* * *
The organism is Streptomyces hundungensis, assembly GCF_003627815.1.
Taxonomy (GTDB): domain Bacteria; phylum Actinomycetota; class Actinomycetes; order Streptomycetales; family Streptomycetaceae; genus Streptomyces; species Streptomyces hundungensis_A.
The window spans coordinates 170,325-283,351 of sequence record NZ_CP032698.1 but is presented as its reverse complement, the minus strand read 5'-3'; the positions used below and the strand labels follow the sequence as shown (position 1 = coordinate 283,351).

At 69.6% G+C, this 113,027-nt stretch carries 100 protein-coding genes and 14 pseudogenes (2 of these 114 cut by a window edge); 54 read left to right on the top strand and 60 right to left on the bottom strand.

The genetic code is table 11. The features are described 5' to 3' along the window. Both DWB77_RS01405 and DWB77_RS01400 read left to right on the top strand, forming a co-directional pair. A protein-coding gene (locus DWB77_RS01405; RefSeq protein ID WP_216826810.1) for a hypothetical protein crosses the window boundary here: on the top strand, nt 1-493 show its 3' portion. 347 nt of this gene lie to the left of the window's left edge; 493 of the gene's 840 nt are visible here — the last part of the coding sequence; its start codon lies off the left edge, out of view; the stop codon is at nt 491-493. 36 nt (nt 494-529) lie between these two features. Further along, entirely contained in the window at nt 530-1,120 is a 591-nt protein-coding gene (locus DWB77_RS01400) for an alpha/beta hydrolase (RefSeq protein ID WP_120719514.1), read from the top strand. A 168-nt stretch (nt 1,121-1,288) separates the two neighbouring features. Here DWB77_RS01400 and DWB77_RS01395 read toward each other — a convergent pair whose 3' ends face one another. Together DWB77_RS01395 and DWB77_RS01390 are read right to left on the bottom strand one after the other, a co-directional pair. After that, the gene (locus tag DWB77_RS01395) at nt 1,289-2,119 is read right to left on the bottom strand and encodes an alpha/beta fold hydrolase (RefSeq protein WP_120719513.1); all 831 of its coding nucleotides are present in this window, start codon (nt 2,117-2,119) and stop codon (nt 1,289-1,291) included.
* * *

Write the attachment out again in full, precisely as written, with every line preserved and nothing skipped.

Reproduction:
The organism is Streptomyces hundungensis, assembly GCF_003627815.1.
Taxonomy (GTDB): domain Bacteria; phylum Actinomycetota; class Actinomycetes; order Streptomycetales; family Streptomycetaceae; genus Streptomyces; species Streptomyces hundungensis_A.
The window spans coordinates 170,325-283,351 of sequence record NZ_CP032698.1 but is presented as its reverse complement, the minus strand read 5'-3'; the positions used below and the strand labels follow the sequence as shown (position 1 = coordinate 283,351).

At 69.6% G+C, this 113,027-nt stretch carries 100 protein-coding genes and 14 pseudogenes (2 of these 114 cut by a window edge); 54 read left to right on the top strand and 60 right to left on the bottom strand.

The genetic code is table 11. The features are described 5' to 3' along the window. Both DWB77_RS01405 and DWB77_RS01400 read left to right on the top strand, forming a co-directional pair. A protein-coding gene (locus DWB77_RS01405; RefSeq protein ID WP_216826810.1) for a hypothetical protein crosses the window boundary here: on the top strand, nt 1-493 show its 3' portion. 347 nt of this gene lie to the left of the window's left edge; 493 of the gene's 840 nt are visible here — the last part of the coding sequence; its start codon lies off the left edge, out of view; the stop codon is at nt 491-493. 36 nt (nt 494-529) lie between these two features. Further along, entirely contained in the window at nt 530-1,120 is a 591-nt protein-coding gene (locus DWB77_RS01400) for an alpha/beta hydrolase (RefSeq protein ID WP_120719514.1), read from the top strand. A 168-nt stretch (nt 1,121-1,288) separates the two neighbouring features. Here DWB77_RS01400 and DWB77_RS01395 read toward each other — a convergent pair whose 3' ends face one another. Together DWB77_RS01395 and DWB77_RS01390 are read right to left on the bottom strand one after the other, a co-directional pair. After that, the gene (locus tag DWB77_RS01395) at nt 1,289-2,119 is read right to left on the bottom strand and encodes an alpha/beta fold hydrolase (RefSeq protein WP_120719513.1); all 831 of its coding nucleotides are present in this window, start codon (nt 2,117-2,119) and stop codon (nt 1,289-1,291) included.